The Twittersphere seems to be in a tizzy about this MSNBC ad featuring Melissa Harris-Perry advocating collectivist rearing and training for your children:
Something else that is interesting, the conservatives are beating the pants off of libertarians in this area of civil liberties, including the right to educate their children free of state interference. I hesitate to blame the problem on religion, since religious movements have been at the forefront of libertarian thought for centuries, especially in the civil right of education choice. After over half of a century of trying to chip away at government schooling, the only people who have made a serious difference are the religious groups who thumb their noses at the state and educate their kids without a government rebate. Here is George H. Smith from 1985 pointing out the problem (full video on YouTube and farther down in this post):
YouTube and farther down in this post):
The Role of Government in Education. For decades, libertarians have been preaching this belief that vouchers will be the end of the government schools, and it sounds pretty good too. The vouchers can be viewed as a "rebate" to taxpaying parents for educating their children elsewhere, etc.
One problem with that idea: No voucher program is a rebate to anybody, since the amount of the voucher is never tied to what an individual paid in taxes toward their local government schools. Another problem with this voucher handout, it is never the amount that would have been spent on anybody's child in a government school either. The voucher is always some several thousand dollars that looks good in the papers and that is about it.
Some price the voucher near tuition at a private school, as if that "counts." Anybody serious about these handouts would be arguing for a full refund, something that either equals the percentage of the total school budget spent on one child, or the amount of taxes taken from that parent for the schools.
The big, huge, glaring problem is the libertarian abandonment of the argument for liberty and arguing the economic aspect exclusively. As Smith argues, the economic argument is an important minor aspect of the overall argument for liberty.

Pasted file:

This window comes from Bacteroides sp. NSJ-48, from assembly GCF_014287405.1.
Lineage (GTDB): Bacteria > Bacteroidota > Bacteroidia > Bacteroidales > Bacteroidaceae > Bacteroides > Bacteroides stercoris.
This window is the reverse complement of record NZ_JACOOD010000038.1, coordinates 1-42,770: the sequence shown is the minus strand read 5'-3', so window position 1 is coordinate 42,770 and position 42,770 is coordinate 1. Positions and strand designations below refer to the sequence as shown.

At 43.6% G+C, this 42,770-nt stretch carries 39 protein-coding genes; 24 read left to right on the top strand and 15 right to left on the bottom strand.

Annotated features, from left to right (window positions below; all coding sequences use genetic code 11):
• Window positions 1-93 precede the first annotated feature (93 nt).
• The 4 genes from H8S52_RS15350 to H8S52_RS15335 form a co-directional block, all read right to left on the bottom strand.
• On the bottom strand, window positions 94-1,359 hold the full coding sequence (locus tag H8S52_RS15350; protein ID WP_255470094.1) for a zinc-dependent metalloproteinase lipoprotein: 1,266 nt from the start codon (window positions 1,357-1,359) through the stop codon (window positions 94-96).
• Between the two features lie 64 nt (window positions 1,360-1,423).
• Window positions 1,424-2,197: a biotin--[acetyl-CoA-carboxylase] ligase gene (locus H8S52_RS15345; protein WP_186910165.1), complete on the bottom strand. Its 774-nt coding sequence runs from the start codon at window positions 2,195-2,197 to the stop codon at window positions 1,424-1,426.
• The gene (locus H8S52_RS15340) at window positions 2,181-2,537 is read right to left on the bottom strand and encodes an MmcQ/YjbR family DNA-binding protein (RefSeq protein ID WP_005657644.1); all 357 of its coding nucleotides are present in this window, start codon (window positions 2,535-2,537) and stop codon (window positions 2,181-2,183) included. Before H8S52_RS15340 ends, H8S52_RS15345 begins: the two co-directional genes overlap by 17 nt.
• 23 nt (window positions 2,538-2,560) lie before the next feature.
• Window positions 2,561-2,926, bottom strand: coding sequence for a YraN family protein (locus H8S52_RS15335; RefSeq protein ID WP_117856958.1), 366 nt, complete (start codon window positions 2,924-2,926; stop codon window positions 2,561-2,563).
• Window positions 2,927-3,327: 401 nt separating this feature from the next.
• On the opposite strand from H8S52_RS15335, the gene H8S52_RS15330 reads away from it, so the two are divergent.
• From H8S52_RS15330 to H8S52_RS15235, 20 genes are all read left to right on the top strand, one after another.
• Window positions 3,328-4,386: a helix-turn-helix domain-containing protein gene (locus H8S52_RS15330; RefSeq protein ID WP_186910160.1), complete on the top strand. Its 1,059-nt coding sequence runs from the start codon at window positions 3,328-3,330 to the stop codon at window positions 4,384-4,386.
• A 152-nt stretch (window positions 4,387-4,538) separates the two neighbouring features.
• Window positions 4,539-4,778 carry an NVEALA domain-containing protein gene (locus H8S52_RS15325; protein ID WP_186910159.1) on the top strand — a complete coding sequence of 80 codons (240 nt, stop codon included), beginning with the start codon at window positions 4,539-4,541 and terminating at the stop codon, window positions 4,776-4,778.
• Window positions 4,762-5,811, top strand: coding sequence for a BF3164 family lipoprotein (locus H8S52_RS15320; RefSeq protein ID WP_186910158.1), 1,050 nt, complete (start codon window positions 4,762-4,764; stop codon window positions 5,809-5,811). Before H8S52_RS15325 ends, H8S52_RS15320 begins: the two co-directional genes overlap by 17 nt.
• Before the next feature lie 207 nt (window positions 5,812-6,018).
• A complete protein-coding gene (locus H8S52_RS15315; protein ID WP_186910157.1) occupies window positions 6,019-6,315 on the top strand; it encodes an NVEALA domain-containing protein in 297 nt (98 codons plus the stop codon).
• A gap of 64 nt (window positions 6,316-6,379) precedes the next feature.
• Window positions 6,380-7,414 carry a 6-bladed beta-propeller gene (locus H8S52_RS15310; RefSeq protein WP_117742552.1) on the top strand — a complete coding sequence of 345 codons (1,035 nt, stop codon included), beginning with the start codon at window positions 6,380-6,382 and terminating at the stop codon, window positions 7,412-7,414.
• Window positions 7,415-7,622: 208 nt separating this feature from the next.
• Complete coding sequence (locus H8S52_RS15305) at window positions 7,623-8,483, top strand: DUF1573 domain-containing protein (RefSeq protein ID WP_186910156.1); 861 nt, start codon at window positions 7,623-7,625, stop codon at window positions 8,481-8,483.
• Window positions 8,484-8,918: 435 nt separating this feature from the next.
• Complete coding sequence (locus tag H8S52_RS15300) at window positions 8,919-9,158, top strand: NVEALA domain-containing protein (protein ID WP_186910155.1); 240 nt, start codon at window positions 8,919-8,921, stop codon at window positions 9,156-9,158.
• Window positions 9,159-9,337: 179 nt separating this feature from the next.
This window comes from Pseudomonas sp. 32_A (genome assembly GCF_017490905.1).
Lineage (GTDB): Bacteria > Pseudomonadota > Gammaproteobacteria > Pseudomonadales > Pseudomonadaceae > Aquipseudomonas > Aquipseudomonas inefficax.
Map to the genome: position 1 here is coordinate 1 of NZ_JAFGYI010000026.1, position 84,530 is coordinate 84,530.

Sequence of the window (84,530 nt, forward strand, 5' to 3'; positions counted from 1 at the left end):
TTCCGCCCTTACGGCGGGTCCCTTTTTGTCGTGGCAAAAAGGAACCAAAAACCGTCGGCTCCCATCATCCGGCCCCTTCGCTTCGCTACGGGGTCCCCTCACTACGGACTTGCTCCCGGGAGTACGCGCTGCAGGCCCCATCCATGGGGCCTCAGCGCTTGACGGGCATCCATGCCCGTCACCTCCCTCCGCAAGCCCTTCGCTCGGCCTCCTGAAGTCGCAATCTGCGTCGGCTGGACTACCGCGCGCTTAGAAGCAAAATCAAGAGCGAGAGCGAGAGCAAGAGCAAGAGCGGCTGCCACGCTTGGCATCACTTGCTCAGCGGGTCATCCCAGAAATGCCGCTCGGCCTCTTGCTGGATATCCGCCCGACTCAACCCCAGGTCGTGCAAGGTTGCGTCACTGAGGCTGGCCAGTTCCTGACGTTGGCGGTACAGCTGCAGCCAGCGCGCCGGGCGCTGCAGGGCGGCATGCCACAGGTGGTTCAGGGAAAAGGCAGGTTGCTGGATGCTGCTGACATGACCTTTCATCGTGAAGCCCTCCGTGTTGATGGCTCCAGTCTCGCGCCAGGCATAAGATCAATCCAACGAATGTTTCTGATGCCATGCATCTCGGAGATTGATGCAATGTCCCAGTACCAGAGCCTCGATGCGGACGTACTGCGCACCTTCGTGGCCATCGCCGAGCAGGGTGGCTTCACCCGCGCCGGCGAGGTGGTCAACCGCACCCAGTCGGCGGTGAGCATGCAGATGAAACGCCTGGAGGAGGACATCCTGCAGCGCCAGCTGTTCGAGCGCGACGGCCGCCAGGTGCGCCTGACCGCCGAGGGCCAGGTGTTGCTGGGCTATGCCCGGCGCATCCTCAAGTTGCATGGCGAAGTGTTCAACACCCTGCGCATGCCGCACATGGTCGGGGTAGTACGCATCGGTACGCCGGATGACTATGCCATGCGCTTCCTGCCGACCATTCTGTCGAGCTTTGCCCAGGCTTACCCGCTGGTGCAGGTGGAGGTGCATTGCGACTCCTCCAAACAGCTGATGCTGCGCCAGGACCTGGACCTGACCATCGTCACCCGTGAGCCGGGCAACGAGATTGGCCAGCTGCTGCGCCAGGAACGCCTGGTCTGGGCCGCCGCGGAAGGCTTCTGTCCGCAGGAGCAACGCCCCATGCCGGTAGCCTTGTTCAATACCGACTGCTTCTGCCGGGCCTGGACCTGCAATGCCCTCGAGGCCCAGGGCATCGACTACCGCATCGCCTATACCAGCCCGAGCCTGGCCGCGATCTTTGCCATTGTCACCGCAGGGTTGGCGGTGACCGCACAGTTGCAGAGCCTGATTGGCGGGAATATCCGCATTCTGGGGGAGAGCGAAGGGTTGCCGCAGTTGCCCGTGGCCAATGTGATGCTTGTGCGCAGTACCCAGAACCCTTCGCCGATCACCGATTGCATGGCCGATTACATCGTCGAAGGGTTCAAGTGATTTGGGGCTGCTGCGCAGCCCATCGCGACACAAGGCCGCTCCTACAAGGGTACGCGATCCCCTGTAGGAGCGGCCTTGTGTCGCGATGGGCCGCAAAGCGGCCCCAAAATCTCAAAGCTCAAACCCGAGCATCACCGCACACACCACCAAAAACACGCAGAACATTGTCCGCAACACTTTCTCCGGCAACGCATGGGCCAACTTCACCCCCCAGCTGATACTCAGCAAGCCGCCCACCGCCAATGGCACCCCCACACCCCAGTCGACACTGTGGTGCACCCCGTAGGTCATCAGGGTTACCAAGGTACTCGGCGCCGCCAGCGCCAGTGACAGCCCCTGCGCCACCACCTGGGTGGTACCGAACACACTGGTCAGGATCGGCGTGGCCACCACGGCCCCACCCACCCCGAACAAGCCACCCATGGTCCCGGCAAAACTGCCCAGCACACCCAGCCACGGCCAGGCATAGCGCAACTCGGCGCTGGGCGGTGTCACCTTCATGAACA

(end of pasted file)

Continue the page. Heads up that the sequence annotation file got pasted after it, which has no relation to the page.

Maybe it is not that remarkable, since there has been a tendency on many topics for libertarians to go for the government handout instead of demanding that the government butt out. Even though they are rarely argued in opposition: Which is more popular today, home schooling or school vouchers? The feds say there were 1.5 million home schoolers in 2007. Finding the number of students attending private schools and/or receiving vouchers is difficult. If you can find a reliable number please let me know. NCLS has all sorts of data, but the numbers to compare to home schoolers is not jumping out at me. The fact that one number is easy to find and the other is difficult (I have not given up yet) indicates a whole bunch of people have an interest in keeping one number hidden.
It is not like no numbers related to vouchers are out there. It is easy to find the amount of vouchers offered by various districts. Aggregate dollar amounts are pretty easy to find too. Perhaps it is the nature of the argument that is all about money and not really about liberty?
The libertarian problem is not one of ignoring history either, especially on this topic, since the quotes George H. Smith gives about Western state education are used by libertarians all the time as you can see in this long clip of his 1985 speech (full video on YouTube and farther down in this post) and this is a good source for those of you who are interested in the cources:
Educating your children as you choose is certainly within the realm of the "free market of ideas," it is not a right reserved to religious orders, it is a civil right of all. It is the civil right that homeschoolers fought for and were jailed over in the 1980s. Typically they do not get a government handout either, they get to pay school taxes while they educate their children themselves, typically under government scrutiny.
It is not as if this civil rights idea was not introduced when the Chicago School idea gathered steam in the 1980s either, it is not as if we were not repeatedly warned by Smith:
This is Smith on the larger topic of the emergence of the Progressive era, where he gives other detail to compulsory state education.
Related post at The Freedom Bunker.
Ⓐ Steve Ⓐ